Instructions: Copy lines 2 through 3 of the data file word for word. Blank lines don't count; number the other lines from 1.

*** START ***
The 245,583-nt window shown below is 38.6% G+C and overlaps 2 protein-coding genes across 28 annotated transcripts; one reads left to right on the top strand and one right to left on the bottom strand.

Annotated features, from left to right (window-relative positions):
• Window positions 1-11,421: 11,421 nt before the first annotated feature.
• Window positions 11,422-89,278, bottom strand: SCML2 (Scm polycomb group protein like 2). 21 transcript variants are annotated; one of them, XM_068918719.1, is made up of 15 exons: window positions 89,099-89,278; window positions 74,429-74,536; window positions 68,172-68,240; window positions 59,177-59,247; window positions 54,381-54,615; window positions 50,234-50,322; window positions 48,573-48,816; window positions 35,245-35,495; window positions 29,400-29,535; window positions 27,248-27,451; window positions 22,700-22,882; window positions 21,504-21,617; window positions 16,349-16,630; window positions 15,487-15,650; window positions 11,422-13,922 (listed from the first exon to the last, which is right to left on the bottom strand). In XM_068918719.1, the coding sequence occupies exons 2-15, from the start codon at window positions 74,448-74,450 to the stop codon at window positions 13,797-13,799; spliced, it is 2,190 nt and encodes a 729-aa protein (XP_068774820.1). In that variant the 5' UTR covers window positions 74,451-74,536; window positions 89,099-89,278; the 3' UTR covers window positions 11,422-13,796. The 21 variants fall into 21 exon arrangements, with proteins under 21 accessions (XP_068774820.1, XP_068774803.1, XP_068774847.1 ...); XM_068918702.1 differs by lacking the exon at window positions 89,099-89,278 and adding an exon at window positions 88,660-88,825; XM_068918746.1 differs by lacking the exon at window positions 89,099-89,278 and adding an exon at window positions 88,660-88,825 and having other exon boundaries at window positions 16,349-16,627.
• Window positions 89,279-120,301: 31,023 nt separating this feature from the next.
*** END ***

Annotated features, from left to right (window-relative positions):
• Window positions 1-11,421: 11,421 nt before the first annotated feature.